Rep. Richard Hanna (R-Barneveld) is one of more than 230 members of Congress speaking out against a proposed change to the Clean Water Act by the Environmental Protection Agency. He says it would mean farmers in New York will face additional red tape and more fines.
Eric Behling's orchard in Mexico has been in business since 1947. Throughout the year his farm grows apples, pumpkins and other produce.
Behling says that a proposal by the EPA changing how it defines navigable waters would burden farmers like him. Under the proposals, water that collects temporarily in fields or ditches would be subject to the same protections as lakes and streams that can be navigated by boats.
He says farmers are among the last people who need more federal regulations telling them how to care for the earth.
"We as growers, I mean, obviously I want to grow the best food, but I also want to be able to pass it on to my sons and daughters," Behling said. "And to that end, I will make sure that we take care of the land, we take care of the waters that we have to our benefit in this area."
Hanna says that adding these new regulations would cripple the agriculture business in New York. Farmers would have to apply to the EPA for permits to farm or fertilize land considered navigable waters.
"Now they want to say the ditch in front of this farm is essentially a navigable waterway," Hanna explained. "The water off the roof, puddles in your yard. It's a way of saying, I think on their part, that anything that's wet somehow winds up in the ocean and therefore they want to control it."
Hanna says the rule is a severe overreach by the EPA.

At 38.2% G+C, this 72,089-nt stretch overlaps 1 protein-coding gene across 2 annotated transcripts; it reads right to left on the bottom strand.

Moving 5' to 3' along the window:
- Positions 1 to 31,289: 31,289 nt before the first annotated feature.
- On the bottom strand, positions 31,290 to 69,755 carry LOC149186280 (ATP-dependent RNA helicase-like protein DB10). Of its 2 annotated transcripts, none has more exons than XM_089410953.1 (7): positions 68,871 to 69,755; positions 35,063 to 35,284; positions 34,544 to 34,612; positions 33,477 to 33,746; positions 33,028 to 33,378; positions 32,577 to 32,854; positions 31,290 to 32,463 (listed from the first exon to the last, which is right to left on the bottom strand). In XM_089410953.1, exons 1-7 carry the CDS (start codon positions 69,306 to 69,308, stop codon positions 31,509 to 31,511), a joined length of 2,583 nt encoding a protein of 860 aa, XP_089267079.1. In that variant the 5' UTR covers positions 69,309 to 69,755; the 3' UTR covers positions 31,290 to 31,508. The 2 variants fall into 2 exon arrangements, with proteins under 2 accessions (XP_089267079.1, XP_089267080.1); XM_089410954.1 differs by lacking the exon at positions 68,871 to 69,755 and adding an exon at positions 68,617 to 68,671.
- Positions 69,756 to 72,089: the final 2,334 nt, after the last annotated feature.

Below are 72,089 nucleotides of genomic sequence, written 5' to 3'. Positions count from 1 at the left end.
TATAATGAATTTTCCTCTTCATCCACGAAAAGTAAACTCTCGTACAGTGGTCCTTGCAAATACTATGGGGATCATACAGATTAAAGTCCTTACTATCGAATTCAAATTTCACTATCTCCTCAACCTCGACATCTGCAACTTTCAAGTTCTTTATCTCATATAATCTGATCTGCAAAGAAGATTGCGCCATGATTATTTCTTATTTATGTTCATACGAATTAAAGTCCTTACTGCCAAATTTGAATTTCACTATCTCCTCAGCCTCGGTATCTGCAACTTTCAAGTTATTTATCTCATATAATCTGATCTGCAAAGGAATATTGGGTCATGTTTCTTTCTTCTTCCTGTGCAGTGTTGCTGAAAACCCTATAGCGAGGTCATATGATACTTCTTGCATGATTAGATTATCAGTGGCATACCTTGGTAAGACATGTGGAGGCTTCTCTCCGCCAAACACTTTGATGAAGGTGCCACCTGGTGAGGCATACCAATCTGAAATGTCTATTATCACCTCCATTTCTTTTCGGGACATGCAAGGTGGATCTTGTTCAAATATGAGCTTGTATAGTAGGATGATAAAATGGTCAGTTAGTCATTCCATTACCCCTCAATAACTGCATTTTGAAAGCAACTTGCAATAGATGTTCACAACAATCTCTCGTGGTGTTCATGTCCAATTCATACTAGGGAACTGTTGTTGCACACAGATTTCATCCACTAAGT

"There are plenty of state regulations," Hanna said. "I've been on farms where they have books eight inches thick to manage how they manage their water and how they manage their manure. Farmers are probably the last people on the planet that need to be told how to manage, care for and take care of their property."
Nancy Weber, president of the Oswego County Farm Bureau, says the federal government is attempting to fix a problem that doesn't exist in New York.
"New York's waters are so good in comparison to many places, not only in this country but around the world," Weber said. "We pride ourselves, especially in agriculture, we pride ourselves in keeping the water clean."
Hanna says the fines the EPA could levy if the law is changed have the potential to put some small farmers out of business.
Behling agrees, saying the rule change is misguided.
"I can honestly say, like I've said before many times, we follow all the guidelines that are set out, and we really don't need any more regulation like this," he said. "It's burdensome and it's over-regulating land from a federal level."
Farm bureaus across the region are also opposed to the plan and several county legislatures are planning to pass resolutions against the proposed rule change. Public comments on the rule change will be accepted until July 21.